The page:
Campaign Effectiveness

Independent studies show the National Youth Anti-Drug Media Campaign’s Above the Influence is working and is having a positive effect on teen drug use. These results are consistent with the Media Campaign’s Youth Tracking Survey which shows youth exposed to Above the Influence are less likely to initiate drug use.

Independent Studies

Dr. Michael Slater et al (2011), in a study published online by the peer-reviewed journal Prevention Science, found evidence for the effectiveness of the Above the Influence Campaign. This independent scientific analysis, funded through a grant by the National Institutes on Drug Abuse, concluded that "exposure to the ONDCP (ATI) campaign predicted reduced marijuana use." The analysis, showed that those youth who reported exposure to the ATI campaign were less likely to begin use of marijuana compared to those not exposed to the ATI campaign – a finding consistent with the Campaign's own year-round Youth Ad Tracking Survey results.

Dr. Christopher Carpenter and Dr. Cornelia Pechmann (2011), in a study published in the American Journal of Public Health (AJPH ), linked greater exposure to ONDCP's Above the Influence Campaign to reduced drug use among young females. Specifically, the study found girls to be especially receptive to Above the Influence's anti-drug messages about achievement and living life above negative influences.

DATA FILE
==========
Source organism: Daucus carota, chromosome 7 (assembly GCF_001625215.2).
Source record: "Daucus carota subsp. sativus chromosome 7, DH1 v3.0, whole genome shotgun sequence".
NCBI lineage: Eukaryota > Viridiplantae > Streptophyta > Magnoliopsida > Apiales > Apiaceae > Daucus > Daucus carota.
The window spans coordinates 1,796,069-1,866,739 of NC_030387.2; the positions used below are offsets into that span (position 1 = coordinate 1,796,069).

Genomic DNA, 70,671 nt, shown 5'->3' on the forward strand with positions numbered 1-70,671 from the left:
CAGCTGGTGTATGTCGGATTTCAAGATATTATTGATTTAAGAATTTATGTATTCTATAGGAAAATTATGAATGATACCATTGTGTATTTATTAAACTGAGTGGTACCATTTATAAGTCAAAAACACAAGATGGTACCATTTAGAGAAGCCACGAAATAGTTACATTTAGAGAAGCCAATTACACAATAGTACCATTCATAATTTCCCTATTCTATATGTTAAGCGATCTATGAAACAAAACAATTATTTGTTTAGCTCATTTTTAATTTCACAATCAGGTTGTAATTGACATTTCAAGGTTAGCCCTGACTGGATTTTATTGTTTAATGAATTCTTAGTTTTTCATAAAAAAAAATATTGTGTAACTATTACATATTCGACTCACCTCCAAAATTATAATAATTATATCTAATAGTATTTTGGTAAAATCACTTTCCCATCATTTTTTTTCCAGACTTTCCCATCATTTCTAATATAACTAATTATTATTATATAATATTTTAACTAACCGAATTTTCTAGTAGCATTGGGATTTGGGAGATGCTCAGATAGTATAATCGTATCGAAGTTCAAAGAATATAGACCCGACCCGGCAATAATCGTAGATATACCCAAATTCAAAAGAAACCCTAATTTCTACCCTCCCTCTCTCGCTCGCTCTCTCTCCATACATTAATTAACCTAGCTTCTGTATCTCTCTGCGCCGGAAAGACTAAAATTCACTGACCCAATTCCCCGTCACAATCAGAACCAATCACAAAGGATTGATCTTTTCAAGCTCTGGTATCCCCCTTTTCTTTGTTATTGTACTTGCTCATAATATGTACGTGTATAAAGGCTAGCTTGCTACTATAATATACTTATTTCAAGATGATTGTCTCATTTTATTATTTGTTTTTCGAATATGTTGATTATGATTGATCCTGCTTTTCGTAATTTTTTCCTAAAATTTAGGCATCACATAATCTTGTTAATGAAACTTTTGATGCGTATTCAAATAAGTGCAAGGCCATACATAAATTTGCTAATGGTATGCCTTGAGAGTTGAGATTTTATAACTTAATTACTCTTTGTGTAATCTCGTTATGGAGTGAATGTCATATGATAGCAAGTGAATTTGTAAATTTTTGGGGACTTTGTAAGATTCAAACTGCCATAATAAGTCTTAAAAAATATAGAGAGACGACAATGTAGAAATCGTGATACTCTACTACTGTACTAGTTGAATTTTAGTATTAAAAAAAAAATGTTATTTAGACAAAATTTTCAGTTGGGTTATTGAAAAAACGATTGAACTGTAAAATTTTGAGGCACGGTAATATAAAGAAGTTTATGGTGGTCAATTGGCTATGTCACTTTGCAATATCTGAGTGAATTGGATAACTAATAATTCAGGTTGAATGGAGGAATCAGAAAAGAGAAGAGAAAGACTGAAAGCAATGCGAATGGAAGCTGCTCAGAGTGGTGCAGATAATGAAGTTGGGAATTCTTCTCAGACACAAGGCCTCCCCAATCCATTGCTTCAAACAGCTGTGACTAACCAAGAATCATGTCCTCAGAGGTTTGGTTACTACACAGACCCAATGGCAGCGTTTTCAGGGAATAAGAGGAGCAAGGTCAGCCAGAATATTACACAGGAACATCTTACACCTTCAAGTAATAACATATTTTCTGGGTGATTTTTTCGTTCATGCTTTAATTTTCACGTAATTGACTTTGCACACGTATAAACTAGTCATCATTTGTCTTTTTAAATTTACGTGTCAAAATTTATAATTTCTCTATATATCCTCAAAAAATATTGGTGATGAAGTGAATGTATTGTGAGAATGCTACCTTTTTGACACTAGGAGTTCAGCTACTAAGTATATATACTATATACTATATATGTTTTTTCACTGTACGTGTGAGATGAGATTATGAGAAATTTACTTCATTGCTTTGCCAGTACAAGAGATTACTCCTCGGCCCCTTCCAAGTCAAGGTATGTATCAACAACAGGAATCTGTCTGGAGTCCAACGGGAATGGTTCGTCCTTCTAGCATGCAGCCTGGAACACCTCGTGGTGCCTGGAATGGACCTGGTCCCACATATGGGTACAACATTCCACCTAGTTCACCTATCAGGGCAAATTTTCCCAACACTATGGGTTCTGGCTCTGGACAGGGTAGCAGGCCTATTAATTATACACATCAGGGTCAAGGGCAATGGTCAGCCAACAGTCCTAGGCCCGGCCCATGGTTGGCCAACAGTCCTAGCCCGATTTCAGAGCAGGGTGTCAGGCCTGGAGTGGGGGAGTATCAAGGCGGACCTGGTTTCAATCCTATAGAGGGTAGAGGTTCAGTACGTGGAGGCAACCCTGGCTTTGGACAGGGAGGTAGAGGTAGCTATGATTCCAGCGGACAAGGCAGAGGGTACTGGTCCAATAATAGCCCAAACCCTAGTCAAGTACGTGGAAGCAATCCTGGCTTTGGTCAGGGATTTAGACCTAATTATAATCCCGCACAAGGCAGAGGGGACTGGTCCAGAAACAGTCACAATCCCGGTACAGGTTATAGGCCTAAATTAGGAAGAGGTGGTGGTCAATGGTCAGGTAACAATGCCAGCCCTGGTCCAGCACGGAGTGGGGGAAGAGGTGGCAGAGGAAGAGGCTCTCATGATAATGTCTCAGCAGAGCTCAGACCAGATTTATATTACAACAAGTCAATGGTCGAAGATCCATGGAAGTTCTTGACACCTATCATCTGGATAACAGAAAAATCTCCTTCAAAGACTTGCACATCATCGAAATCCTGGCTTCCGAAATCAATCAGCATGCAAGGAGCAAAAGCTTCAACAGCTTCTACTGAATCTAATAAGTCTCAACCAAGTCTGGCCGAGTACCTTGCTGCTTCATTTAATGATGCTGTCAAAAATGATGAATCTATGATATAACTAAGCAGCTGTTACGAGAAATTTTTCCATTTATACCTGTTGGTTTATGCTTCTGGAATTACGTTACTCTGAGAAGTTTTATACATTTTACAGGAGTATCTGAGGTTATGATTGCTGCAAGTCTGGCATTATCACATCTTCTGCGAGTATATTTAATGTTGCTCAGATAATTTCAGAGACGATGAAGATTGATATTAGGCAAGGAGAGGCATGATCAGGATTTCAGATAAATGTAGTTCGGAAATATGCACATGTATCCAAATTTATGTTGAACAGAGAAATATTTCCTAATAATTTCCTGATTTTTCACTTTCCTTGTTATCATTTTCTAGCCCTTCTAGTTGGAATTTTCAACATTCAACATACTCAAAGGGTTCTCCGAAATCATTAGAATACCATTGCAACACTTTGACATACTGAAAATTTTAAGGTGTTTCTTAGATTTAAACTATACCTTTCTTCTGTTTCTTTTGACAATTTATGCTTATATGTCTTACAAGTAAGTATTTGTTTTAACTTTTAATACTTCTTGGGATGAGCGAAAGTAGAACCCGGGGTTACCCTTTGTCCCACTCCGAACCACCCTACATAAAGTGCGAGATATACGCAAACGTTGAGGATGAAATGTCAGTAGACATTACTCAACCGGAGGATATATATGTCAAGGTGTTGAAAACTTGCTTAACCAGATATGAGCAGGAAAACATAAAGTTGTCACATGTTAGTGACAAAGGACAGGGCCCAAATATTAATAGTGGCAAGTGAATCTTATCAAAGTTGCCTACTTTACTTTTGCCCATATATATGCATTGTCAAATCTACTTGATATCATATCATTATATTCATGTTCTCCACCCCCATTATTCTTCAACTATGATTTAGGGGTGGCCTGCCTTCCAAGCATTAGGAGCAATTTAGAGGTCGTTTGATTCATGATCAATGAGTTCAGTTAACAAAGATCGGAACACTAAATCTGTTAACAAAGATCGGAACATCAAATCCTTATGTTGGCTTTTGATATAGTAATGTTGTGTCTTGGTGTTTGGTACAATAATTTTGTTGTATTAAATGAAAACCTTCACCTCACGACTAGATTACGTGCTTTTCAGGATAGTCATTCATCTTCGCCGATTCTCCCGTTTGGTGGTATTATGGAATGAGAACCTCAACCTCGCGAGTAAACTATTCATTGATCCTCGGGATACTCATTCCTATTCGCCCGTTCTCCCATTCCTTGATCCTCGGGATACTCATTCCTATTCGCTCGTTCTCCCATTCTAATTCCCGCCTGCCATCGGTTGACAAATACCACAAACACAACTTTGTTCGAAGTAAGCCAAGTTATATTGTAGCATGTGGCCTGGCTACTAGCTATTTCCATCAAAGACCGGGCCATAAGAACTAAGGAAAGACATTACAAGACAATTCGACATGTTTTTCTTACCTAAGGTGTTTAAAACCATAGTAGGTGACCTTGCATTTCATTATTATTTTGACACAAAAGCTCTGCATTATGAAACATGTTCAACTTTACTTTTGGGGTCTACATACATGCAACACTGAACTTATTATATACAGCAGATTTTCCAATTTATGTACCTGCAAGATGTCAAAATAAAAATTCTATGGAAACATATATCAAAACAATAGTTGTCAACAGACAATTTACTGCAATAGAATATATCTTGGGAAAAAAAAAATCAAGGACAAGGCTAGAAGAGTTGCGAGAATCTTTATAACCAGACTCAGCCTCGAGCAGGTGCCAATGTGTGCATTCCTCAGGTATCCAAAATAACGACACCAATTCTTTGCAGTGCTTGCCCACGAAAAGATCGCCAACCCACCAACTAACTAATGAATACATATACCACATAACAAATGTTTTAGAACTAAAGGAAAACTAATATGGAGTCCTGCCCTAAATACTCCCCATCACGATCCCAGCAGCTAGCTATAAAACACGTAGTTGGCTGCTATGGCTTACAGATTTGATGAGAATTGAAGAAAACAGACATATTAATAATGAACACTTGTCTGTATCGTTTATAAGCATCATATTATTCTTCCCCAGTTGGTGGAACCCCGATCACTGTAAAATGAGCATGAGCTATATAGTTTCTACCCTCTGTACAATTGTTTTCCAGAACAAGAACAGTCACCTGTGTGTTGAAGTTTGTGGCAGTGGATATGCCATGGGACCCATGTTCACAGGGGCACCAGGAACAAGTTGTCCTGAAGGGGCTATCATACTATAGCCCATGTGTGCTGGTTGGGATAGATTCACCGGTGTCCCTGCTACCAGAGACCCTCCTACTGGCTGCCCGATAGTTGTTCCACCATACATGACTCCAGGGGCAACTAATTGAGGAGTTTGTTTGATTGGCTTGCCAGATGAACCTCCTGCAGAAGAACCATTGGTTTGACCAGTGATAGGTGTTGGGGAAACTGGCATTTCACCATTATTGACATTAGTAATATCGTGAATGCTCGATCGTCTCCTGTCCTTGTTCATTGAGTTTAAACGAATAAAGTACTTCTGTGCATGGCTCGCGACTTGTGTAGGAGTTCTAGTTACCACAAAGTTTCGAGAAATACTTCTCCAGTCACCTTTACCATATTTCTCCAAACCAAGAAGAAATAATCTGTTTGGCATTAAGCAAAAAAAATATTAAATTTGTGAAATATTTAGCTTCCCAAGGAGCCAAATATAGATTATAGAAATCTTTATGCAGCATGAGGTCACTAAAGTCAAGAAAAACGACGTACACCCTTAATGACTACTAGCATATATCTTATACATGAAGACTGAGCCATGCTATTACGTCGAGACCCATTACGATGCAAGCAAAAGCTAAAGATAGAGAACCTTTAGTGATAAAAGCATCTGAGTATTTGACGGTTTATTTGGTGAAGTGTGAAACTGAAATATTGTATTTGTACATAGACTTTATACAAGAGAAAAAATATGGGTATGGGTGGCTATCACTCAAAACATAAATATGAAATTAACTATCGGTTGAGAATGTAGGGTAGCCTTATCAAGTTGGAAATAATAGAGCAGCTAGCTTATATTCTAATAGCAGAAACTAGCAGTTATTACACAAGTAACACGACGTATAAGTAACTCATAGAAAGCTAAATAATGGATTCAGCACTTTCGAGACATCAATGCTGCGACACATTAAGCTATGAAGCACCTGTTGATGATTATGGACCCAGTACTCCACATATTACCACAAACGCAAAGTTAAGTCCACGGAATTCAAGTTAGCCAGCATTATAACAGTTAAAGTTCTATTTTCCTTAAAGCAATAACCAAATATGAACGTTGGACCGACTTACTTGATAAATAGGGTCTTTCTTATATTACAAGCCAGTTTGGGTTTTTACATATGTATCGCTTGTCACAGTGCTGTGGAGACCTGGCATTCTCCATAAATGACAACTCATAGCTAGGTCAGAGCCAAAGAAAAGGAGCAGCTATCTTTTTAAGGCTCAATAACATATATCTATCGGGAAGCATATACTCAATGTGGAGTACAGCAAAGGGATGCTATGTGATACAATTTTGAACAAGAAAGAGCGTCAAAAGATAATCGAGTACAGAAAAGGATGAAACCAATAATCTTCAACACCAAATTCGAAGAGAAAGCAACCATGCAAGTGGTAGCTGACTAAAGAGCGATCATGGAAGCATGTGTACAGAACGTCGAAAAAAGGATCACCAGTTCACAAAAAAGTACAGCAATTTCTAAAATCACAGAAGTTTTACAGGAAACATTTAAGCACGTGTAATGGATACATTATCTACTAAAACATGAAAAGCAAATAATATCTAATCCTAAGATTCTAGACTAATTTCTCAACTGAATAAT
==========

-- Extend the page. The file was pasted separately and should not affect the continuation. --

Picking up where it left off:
Dr. Philip Palmgreen et al (2007) concluded that the Media Campaign’s dramatic depiction of negative consequences of marijuana use was principally responsible for its effects on high-sensation-seeking youth. The authors evaluated the impact of the marijuana portion of the Campaign on high- and low-sensation-seeking adolescents. A 48-month time series analysis was conducted on youth in two U.S. counties and found that marijuana use (past 30-day), which had been rising prior to the start of the marijuana initiative, declined in the high-sensation-seeking teen population—the target of the Campaign, as did pro-marijuana attitudes. Similar declines for other controlled substances—alcohol and tobacco—were not observed.

Dr. Douglas Longshore et al (2005) concluded that the Media Campaign can have a more favorable effect on youth drug use when used in combination with school-based prevention programs. The authors conducted a randomized trial of ALERT Plus—a classroom-based drug prevention program. Ninth grade students were randomly assigned to ALERT (a basic drug prevention curriculum delivered in the 7th and 8th grades), ALERT Plus (the same curriculum with booster lessons added for 9th and 10th grades), or a control condition (no curriculum). Past-month marijuana use was significantly lower among the ALERT Plus students who reported at least weekly exposure to anti-drug messages. The authors concluded that the Media Campaign may have led to reduction in marijuana use among youth who simultaneously received school-based drug prevention. This is consistent with other studies that have evaluated the impact of anti-tobacco and anti-drug media messages (Pentz, 2003; Flay 2000; Flynn et al, 1994, 1997).

Advertising, Research, Testing, and Tracking